Initially, we proceeded from the fact, that regional limitations and foreign (cross-border) business-related limitations would help solve the task of identifying banks which require simplified regulation. That was the case for several other countries, whose experience we studied. But in the current setting, both banking products and operations, and customer requirements have drifted far apart from the situation when other countries introduced similar systems.

The outlook for remote banking services points to the need to put a limit on the list of active operations of a regional bank rather than to install territorial limitations. This was also discussed with the banking community therefore we appreciate such extensive and thorough discussion, and your arguments regarding this issue.

In view of the above and considering the stand of the banking community, we decided to quit the idea of regional characteristics and stick to the principle governing the assessment of such banks’ activities and installing restrictions for them. Initially, we informally named them ‘regional banks’, now I believe we need to think of another name. I suggest we select it together. There are different proposals: small, specialised, with limited licence, with standard licence, whereas all the rest will be called universal or wholesale banks. There may appear other proposals, we stand ready to discuss them. The name should be the last item on our agenda, first we need to come to terms about governing principles, restrictions, and methods to simplify regulation; we need to make sure the banking community understands it perfectly well.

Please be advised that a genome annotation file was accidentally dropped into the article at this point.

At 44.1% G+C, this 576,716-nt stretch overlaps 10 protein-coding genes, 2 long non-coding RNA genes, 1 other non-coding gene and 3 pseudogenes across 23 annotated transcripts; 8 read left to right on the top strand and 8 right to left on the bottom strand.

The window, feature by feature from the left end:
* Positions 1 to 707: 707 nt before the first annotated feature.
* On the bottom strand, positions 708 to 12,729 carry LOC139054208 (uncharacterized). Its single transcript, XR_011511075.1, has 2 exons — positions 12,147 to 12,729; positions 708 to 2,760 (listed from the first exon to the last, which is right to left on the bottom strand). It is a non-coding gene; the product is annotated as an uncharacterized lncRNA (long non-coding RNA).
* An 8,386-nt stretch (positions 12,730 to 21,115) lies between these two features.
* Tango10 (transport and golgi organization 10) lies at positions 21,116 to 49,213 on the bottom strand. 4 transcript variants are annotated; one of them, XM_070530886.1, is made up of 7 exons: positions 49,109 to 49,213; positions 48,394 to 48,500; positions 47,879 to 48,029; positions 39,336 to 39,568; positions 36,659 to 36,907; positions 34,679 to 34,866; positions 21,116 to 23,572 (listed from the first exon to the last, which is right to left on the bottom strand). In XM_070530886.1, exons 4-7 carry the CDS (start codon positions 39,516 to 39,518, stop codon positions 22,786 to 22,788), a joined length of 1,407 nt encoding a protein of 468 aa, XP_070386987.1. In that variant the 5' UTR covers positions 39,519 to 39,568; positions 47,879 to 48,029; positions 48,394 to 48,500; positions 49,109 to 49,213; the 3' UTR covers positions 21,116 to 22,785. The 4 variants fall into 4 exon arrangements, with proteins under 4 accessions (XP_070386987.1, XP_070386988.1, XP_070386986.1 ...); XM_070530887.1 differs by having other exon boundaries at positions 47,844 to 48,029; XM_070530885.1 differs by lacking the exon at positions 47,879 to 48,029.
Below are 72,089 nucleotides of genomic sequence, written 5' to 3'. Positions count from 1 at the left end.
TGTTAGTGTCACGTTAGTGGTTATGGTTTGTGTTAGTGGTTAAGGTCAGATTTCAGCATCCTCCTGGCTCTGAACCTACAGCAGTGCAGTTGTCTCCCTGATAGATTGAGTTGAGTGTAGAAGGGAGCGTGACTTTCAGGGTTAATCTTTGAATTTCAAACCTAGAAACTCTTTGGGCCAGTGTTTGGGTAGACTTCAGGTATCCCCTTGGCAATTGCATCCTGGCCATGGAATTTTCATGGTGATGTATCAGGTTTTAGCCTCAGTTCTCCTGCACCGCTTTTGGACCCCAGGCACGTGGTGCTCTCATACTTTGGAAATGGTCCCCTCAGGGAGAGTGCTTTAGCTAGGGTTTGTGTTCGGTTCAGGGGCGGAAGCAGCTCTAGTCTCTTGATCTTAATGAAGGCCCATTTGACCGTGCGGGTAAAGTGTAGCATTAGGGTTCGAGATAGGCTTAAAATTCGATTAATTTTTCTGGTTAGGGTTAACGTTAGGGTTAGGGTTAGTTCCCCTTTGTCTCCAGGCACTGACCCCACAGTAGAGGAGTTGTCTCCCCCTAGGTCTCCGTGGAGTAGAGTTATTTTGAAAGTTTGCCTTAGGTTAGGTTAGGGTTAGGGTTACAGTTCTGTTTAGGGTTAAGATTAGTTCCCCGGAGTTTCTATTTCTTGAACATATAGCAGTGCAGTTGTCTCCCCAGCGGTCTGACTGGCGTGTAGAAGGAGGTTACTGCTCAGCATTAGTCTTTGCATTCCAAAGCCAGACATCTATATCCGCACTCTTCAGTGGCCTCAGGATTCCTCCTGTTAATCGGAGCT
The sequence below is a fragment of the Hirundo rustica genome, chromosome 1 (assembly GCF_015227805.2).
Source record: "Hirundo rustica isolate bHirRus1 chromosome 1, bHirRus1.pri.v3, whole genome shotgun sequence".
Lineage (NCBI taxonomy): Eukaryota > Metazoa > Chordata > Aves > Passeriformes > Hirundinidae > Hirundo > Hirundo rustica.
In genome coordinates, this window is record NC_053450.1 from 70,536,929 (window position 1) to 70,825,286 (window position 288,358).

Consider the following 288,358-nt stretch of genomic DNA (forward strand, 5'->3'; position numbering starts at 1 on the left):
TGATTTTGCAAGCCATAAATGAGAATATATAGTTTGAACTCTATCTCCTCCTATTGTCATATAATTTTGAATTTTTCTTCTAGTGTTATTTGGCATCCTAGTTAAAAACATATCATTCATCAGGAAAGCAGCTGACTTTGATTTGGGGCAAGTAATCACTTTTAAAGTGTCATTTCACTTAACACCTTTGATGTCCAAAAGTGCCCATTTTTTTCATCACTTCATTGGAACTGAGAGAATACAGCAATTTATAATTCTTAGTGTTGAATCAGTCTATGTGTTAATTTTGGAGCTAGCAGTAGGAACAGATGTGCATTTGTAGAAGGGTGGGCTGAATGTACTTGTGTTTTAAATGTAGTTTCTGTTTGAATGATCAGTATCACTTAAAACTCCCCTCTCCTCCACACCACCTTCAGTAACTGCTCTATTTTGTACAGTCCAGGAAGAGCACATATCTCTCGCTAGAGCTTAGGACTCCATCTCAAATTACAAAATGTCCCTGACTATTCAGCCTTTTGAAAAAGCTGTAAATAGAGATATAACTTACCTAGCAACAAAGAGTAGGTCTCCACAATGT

By the way, no restrictions are intended with regard to liabilities and types of borrowing, whereas active operations shall be clearly limited to understand their inherent risks, including risks pertaining to credit operations, retail banking, mortgage, and SME lending operations. These banks may be involved in syndicated lending, which unfortunately remains quite underdeveloped in this country.